Mothers' psychosocial functioning, parenting, and medical decision making related to children's food allergies and food challenges
Parents of children with food allergy are typically responsible for food allergy management and report that their child's condition impacts multiple aspects of family life Children with food allergy may undergo graded food challenges in a medical setting to determine if they can safely introduce the food back into their diet. The purpose of this study was to examine the impact of food allergy on mothers' psychosocial functioning and parenting as well as to determine if it was possible to predict which mothers are most likely to decide not to undergo a food challenge. Seventy mothers of children with food allergy provided data regarding their feeling about their child's food allergy and food challenges. The primary hypotheses were not supported. However, this study revealed that mothers may be willing to endure an anxiety-provoking situation in order to eliminate future anxiety about allergic reactions, especially when they trust their physician will appropriately care for their children. This study also indicated that food challenges have a profound impact on mothers' anxiety about their children having allergic reactions in the future. Furthermore, mothers with a high education level tend to perceive a greater impact of food allergy on their daily lives than mothers with a low education level. Additional research should be conducted in order to further our understanding of the psychological aspects of food allergy and food challenges and to guide clinicians in their care of children with food allergy.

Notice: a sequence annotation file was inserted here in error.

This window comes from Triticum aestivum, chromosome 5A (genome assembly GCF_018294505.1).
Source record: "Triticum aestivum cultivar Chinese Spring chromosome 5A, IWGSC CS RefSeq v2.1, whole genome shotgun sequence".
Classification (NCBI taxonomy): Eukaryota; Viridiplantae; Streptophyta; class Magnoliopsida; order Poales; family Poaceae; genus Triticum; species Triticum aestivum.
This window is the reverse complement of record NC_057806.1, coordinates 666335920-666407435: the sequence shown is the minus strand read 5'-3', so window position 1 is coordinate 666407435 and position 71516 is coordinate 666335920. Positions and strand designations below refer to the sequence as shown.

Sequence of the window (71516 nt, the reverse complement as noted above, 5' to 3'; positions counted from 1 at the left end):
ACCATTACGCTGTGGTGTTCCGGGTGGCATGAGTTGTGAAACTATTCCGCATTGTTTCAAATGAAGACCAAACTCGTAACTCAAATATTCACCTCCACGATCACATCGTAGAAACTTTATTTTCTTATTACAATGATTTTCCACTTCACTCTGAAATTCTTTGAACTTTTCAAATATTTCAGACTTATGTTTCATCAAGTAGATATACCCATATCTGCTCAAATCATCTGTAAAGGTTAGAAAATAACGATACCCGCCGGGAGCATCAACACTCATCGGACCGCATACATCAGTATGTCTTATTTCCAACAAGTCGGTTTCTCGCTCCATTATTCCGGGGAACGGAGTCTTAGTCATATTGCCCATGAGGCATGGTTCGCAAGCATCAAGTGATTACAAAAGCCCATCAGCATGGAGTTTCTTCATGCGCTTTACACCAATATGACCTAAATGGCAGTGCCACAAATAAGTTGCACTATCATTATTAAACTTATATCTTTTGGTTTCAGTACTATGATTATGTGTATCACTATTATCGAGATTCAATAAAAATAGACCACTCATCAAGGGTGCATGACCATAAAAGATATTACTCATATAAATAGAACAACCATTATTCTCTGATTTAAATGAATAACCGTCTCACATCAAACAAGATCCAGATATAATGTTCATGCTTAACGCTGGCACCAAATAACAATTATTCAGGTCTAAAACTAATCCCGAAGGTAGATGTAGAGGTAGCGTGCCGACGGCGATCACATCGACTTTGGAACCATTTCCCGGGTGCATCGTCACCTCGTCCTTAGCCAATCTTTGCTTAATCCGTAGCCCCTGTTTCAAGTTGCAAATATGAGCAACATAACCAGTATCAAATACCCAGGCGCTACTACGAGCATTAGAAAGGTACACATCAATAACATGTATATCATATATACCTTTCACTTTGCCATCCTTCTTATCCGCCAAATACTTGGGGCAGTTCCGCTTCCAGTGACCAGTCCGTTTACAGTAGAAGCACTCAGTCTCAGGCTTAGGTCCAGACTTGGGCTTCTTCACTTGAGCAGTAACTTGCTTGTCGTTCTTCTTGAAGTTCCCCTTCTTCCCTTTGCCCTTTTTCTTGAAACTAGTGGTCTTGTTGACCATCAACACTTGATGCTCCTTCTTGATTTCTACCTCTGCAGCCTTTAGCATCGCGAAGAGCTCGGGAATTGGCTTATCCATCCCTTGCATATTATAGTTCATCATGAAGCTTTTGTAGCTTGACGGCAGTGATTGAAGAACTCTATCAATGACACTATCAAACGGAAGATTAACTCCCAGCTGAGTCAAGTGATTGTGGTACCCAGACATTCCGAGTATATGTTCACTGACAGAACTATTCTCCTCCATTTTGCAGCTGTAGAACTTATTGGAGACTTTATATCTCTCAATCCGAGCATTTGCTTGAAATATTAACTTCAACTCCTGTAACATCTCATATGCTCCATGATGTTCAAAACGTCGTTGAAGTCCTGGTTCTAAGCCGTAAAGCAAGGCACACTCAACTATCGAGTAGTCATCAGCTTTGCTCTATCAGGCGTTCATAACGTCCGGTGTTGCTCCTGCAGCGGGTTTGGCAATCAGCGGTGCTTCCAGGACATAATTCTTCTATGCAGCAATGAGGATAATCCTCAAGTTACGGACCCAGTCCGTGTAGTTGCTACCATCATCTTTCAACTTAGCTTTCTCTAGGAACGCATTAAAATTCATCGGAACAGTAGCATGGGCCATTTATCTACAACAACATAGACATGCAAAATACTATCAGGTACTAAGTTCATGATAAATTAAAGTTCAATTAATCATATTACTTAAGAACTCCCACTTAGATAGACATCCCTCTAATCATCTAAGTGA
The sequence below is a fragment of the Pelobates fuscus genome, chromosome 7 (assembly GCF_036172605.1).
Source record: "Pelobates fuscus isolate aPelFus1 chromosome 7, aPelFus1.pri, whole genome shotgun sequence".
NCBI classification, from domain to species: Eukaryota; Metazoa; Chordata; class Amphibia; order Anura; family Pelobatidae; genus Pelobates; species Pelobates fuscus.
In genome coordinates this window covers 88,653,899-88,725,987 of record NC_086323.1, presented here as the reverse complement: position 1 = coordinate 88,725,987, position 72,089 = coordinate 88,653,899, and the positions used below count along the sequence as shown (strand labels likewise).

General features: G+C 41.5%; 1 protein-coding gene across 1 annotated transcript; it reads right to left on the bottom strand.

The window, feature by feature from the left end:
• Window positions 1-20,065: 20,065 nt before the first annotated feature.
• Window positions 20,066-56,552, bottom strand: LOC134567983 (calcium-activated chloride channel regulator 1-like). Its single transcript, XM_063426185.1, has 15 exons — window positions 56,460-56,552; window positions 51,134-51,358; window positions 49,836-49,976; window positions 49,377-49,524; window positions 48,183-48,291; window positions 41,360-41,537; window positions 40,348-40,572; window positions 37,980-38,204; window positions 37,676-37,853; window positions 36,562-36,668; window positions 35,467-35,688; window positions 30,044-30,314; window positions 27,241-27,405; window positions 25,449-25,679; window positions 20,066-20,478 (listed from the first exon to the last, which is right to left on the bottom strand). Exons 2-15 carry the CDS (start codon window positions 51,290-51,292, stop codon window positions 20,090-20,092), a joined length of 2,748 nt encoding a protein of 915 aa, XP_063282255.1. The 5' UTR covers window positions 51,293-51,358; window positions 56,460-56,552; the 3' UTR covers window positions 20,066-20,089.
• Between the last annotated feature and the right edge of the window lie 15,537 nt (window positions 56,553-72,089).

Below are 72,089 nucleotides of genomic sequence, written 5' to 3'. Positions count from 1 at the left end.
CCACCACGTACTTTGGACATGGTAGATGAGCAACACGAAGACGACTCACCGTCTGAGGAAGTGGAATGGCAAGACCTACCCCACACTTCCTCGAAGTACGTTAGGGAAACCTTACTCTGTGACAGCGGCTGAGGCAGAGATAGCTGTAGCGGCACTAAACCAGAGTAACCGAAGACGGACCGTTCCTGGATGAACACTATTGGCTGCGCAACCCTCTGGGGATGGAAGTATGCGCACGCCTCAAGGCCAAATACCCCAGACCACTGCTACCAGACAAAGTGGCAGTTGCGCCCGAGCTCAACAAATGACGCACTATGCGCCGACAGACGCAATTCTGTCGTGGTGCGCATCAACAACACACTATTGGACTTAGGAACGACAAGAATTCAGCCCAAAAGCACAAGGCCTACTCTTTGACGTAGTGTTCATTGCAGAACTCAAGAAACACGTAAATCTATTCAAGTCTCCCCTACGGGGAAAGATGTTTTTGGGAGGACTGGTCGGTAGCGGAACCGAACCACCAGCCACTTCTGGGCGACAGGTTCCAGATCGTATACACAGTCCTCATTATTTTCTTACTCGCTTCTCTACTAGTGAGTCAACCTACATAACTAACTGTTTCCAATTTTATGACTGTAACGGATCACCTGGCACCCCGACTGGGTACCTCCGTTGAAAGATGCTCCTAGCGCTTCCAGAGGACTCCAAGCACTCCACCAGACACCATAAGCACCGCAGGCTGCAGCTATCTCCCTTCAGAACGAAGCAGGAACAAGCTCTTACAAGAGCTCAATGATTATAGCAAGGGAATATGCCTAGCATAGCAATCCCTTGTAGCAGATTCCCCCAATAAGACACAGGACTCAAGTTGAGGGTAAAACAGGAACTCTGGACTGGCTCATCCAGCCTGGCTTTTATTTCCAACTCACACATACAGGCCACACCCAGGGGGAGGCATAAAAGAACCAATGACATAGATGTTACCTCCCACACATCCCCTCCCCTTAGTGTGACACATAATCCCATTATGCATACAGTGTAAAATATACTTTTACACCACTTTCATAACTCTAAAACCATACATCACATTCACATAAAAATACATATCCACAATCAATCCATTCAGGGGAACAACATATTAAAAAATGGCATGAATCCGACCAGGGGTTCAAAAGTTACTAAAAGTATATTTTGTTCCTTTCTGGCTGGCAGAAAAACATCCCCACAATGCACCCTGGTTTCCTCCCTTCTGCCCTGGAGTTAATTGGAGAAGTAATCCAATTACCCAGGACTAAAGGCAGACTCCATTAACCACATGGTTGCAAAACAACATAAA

0451: Social psychology